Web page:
Counseling and Psychological Services (CAPS) meets the demands for psychological services on-campus, despite the shortage of counselors. The impact of having 11 staff members and limited space make it challenging to accommodate approximately 22,000 students, with a staff to student ratio of about 1910:1.
Jaclyn Friedman-Lombardo, Director of CAPS, clarified misleading information regarding the number of individual sessions available. Students are offered an average of six individual sessions depending upon their needs. Depending on the nature of the issue, students may be referred to one of the many groups offered or for a meeting with the CAPS referral coordinator for access to services off campus.
“The key to provide the best services is to offer a variety of different support systems to best suit students needs,” Lombardo said.
According to data from ActiveMinds.org, 39% of students in college experience a significant mental health issue. Fifty percent of those cases begin at the age of 14 and incline to 75% by the age of 24. Only 2/3 of the students who face anxiety or depression seek treatment.
“They have specialists so they know what they are doing,” Bay Hamami, a sophomore biology major, said. “They teach a lot of coping mechanisms and techniques so it’s really helpful.”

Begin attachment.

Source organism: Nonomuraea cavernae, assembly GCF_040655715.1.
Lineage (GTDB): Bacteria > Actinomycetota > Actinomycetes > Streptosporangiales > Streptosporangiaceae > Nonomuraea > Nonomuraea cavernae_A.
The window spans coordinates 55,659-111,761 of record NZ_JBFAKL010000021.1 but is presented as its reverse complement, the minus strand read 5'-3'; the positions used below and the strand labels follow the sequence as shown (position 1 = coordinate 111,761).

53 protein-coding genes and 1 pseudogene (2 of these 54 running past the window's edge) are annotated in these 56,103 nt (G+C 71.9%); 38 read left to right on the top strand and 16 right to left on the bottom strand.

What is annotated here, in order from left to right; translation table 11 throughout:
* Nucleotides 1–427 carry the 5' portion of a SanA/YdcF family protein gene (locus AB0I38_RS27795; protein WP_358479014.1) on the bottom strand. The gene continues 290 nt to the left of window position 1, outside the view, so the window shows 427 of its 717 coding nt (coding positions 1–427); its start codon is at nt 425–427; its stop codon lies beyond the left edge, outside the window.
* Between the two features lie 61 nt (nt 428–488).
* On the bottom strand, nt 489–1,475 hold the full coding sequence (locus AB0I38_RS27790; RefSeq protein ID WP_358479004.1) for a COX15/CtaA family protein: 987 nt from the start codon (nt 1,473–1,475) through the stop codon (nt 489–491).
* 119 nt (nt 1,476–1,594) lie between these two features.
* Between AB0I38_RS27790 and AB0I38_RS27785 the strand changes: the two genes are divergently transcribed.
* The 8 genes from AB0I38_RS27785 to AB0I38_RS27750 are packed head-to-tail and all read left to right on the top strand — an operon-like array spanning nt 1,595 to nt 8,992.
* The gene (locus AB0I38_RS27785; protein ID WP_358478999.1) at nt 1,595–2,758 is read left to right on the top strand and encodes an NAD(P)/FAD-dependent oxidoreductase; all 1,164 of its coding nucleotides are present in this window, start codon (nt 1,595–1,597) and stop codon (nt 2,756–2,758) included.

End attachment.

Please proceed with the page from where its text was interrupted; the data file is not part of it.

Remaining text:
Colleges are adhering to a greater level of concern in ensuring counseling services are equipped in the number of staff and financial support.
“They helped me work out a lot of issues that I was holding on to,” Janoa Watson, a senior athletic training major, said. “It is hard for me to open up to people and once I got comfortable with my therapist I had to move on to someone else.”
Students with a prior extensive history of individual sessions who return to CAPS will be supported in a variety of ways. Students may be eligible for additional individual sessions and will be offered more services.
Additional services include consultation, group therapy, Let’s Talk, 24/7 TAO Connect (online therapy assistance), Just In Case app, support connecting with a referral off-campus and a 24/7 emergency response through University Police.
In order to bolster services, Lombardo suggests the university should consider increasing the budget, relocating to a larger space and hiring additional staff.
“It fills me with an overwhelming sense of well-being to know that I am doing something good for people and people are telling me that what I do is helpful,” Jude M. Uy, the Suicide Prevention Coordinator, said.
CAPS is located in Russ Hall and offer services for ADHD, depression, anxiety, alcohol and drug abuse, domestic violence, suicide prevention, sleep problems, sexual assault, eating disorders and much more.
CAPS is sponsoring events during Mental Health Awareness week October 21-25 and their normal business hours are 9 a.m. to 5 p.m. Monday through Friday.